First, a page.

A melon is any of various plants of the family Cucurbitaceae with edible, fleshy fruit. The word “melon” can refer to either the plant or specifically to the fruit. Many different cultivars have been produced, particularly of muskmelons.
Melons are a nutritious food. The seeds of cantaloupe were used in China to moderate fevers and the digestive system. Elsewhere, seeds were ground into a powder and used to treat tuberculosis. They have high levels of potassium. Due to their high water content, all melons are considered diuretics.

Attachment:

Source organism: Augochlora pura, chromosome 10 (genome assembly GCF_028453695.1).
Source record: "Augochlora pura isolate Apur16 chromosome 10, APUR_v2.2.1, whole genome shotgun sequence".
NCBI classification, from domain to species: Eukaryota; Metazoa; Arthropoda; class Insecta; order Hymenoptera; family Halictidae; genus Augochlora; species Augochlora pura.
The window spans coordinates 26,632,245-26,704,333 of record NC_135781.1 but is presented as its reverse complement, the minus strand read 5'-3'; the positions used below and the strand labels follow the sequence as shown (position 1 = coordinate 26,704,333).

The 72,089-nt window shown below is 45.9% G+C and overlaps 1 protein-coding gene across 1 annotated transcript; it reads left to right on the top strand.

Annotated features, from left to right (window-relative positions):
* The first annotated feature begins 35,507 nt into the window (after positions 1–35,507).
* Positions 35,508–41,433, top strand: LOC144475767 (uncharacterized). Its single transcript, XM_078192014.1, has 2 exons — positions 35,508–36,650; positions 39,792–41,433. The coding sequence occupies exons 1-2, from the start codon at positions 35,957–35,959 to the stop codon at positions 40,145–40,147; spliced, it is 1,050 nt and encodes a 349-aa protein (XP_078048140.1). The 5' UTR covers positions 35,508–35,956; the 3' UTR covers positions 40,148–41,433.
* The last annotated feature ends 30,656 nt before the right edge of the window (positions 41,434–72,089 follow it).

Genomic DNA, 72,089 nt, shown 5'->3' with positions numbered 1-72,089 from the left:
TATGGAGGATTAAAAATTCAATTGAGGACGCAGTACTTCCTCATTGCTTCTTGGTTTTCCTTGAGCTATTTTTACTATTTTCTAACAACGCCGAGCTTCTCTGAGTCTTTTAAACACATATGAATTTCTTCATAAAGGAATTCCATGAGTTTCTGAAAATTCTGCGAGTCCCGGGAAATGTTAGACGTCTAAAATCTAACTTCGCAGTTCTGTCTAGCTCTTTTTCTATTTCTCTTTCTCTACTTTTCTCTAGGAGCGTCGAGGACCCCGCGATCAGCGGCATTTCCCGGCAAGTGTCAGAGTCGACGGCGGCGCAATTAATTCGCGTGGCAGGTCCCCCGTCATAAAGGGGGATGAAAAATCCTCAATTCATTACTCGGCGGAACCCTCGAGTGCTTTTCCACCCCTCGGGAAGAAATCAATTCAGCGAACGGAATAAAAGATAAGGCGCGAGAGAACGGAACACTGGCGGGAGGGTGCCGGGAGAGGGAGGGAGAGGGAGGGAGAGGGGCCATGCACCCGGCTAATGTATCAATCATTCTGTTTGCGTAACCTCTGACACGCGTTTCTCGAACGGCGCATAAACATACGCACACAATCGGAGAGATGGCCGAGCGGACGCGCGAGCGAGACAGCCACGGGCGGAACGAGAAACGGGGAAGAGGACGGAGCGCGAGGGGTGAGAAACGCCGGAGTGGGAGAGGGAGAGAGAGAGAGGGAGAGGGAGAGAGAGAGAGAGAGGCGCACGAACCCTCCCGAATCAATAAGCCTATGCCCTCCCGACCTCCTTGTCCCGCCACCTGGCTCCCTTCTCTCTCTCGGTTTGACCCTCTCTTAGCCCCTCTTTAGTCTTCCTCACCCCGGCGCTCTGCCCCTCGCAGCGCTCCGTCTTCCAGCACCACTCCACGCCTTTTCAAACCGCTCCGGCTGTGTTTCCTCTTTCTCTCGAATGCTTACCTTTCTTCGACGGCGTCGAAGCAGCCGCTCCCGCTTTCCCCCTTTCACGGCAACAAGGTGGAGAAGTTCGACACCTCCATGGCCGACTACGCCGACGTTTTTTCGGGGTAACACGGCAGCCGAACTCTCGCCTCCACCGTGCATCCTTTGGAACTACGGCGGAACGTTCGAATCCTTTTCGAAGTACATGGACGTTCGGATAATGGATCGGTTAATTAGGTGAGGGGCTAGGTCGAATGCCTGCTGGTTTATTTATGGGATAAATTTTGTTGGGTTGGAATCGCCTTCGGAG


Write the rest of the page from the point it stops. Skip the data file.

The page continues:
There is also evidence that suggests that eating melons can lower the risk of cancer. USDA researchers discovered that melons have lycopene, an antioxidant found in a select group of fruits and vegetables.
Melons originated in Africa and southwest Asia, but they gradually began to appear in Europe toward the end of the Roman Empire. Melons were among the earliest plants to be domesticated in both the Old and New Worlds. Early European settlers in the New World are recorded as growing honeydew and casaba melons as early as the 1600s. A number of Native American tribes in New Mexico, including Acoma, Cochiti, Isleta, Navajo, Santo Domingo and San Felipe, maintain a tradition of growing their own characteristic melon cultivars, derived from melons originally introduced by the Spanish. Organizations like Native Seeds/SEARCH have made an effort to collect and preserve these and other heritage seeds.